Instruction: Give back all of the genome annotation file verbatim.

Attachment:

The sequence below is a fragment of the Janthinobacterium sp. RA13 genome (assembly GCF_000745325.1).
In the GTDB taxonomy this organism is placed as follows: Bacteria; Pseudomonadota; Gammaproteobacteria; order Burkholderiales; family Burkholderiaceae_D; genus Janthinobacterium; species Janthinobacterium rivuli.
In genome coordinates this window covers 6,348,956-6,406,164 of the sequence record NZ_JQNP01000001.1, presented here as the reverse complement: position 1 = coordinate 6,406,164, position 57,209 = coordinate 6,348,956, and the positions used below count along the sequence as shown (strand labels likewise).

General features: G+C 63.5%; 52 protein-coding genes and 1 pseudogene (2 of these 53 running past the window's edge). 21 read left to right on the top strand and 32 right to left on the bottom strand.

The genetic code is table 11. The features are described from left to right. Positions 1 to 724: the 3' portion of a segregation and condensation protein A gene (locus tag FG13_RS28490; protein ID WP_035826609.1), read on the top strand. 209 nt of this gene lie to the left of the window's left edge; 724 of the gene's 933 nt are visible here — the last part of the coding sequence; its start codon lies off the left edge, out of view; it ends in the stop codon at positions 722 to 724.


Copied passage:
The sequence below is a fragment of the Janthinobacterium sp. RA13 genome (assembly GCF_000745325.1).
In the GTDB taxonomy this organism is placed as follows: Bacteria; Pseudomonadota; Gammaproteobacteria; order Burkholderiales; family Burkholderiaceae_D; genus Janthinobacterium; species Janthinobacterium rivuli.
In genome coordinates this window covers 6,348,956-6,406,164 of the sequence record NZ_JQNP01000001.1, presented here as the reverse complement: position 1 = coordinate 6,406,164, position 57,209 = coordinate 6,348,956, and the positions used below count along the sequence as shown (strand labels likewise).

General features: G+C 63.5%; 52 protein-coding genes and 1 pseudogene (2 of these 53 running past the window's edge). 21 read left to right on the top strand and 32 right to left on the bottom strand.

The genetic code is table 11. The features are described from left to right. Positions 1 to 724: the 3' portion of a segregation and condensation protein A gene (locus tag FG13_RS28490; protein ID WP_035826609.1), read on the top strand. 209 nt of this gene lie to the left of the window's left edge; 724 of the gene's 933 nt are visible here — the last part of the coding sequence; its start codon lies off the left edge, out of view; it ends in the stop codon at positions 722 to 724.